I am writing this morning from seat 1F, 36,000 feet above the ground, as I wing my way to San Diego.
And I am reflective.
Today marks 25 years since Rudy and I said "I do" in a ridiculously picturesque floating wedding chapel above the waters of Nawiliwili on Kauai.
25 years since we embarked on an adventure, a life together, a family.
As I sit here, I am finally ready to admit I have done the math on those years. Given the nature of the hospitality business, we have spent over half of those years apart. Sometimes six months, sometimes a couple years, most recently almost 8 1/2 years.
We joke that is how the marriage has lasted - never being together. But in truth, the marriage has lasted in spite of the separations.
It has lasted because we are two very strong people. Stronger than when we started, forged stronger still by the demands to step up and keep moving forward together, while apart.
If anyone had told the young, headstrong girl in that chapel that her marriage would be one of distance, sometimes one of survival, definitely one of demands, and unquestionably one of loneliness? Well, I think that girl would have tapped out. No bride goes into their walk down the aisle envisioning not seeing their spouse on the regular.
But walk I did.
And through the years, with each step - sometimes surefooted, sometimes faltering - I have grown. Grown beyond the fairy tales I once dreamt of marriage. Grown from a girl into a strong, focused, independent woman, wife and mother.
While friends have often asked through the years, "How do you do it?" in reference to the separations, the isolation, the kids, the chaos - my answer has never changed: You do what you have to do.
Curling up in a ball has never been an option. Not for me, not for Rudy. We both, without words, have simply understood the parts we play in this life together/apart.
He has lived alone, focusing daily on providing for his family. He has sacrificed seeing so much of his kids growing up in order that they have a good life, and that in these past 8+ years they have been unafraid to put down roots. The hours in my job may have been longer each day, the juggling of three overachievers and their schedules sometimes impossible - but I have had something he didn't. I have had them.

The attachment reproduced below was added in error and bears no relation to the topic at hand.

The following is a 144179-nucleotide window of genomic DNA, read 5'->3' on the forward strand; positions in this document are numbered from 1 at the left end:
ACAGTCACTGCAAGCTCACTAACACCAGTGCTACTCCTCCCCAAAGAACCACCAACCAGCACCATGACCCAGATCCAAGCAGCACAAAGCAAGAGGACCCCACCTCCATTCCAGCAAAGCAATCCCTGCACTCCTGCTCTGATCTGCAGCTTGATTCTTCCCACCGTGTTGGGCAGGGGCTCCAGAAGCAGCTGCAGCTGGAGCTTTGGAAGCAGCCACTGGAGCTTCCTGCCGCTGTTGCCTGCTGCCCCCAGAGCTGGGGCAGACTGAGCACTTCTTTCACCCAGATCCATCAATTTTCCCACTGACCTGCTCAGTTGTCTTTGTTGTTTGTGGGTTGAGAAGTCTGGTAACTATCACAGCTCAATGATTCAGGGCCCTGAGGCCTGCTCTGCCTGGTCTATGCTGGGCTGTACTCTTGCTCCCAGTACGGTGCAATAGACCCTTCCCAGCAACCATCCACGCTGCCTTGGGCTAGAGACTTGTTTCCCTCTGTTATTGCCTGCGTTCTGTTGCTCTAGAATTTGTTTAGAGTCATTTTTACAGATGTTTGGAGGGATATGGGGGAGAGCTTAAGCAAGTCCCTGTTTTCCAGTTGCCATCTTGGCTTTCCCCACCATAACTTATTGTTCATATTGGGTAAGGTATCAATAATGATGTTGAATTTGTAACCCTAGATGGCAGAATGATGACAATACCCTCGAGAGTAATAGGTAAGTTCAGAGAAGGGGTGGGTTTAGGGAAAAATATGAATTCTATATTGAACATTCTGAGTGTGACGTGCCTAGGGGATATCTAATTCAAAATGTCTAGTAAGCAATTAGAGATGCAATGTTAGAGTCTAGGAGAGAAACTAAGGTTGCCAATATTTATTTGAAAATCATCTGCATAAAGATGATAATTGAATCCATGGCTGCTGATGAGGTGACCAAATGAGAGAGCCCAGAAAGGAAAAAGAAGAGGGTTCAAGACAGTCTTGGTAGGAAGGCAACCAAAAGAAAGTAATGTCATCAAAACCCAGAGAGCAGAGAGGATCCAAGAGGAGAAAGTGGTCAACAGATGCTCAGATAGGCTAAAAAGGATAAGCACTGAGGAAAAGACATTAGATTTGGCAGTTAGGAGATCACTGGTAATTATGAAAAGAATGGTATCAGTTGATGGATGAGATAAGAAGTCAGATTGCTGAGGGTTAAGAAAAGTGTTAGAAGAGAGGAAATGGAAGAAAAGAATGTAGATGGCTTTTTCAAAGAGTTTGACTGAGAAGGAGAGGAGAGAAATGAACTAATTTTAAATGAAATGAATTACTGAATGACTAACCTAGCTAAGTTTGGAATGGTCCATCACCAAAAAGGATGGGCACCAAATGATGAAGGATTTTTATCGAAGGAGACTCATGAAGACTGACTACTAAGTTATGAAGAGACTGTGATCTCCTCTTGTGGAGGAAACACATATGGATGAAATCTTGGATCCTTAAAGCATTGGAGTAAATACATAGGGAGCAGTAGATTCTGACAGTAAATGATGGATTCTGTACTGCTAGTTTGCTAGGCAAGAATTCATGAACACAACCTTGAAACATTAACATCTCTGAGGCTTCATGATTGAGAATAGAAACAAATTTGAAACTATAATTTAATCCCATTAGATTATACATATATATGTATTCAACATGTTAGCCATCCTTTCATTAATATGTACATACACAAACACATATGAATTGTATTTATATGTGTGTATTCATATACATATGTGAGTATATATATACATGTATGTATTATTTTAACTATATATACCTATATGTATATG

Anyone who ever wonders where the larger sacrifice lay, simply read those four words again. I have had them - the plays, the soccer, the dates, the dances, the struggles, the triumphs. I have had a front row VIP spot while Rudy has had to cheer and parent from the cheap seats thousands of miles away.
And he has. He may not have been the boots on the ground, but these children know they are loved, supported, and that there is nothing he would not do for them.
I sit here thinking of days that melted into weeks, into months, into years. Anniversaries spent alone, holidays shifted to accommodate a heartless hospitality schedule, and tears shed when I did not think I had another day left in me. When life felt too big, I felt too alone.
Those days, those feelings passed, erupted again, and passed again. Through them all Rudy has listened to me rail on the phone, endured emails aplenty in which I poured out what I needed, what I was missing. It is hard, sometimes damned near impossible to maintain across the miles. There are ups, downs, fights, and folly. There are tears, there is laughter. There are inside jokes, shorthand texts, and sometimes silence.
Yes, even being alone all the time, we still need - or have maybe developed the need - for solitude. The permission to not answer the phone occasionally. The understanding that sometimes one or both of us simply need to not talk anymore at the end of the day.
We have lived 25 years in quiet agreement that this works because we want it to work. That is not to say it has been easy. It is to say that it has been worth it.
We have three amazing children blazing their paths into this world. We parent together/apart. We celebrate each other's successes - together/apart. We have goals - together/apart. And after 25 years, we still get hot for each other - together/apart.
Which is why I am writing to you from seat 1F, 36,000 feet in the air.
Today is our 25th anniversary, and dammit, I am going to celebrate it with the man I love.
Together. Not apart.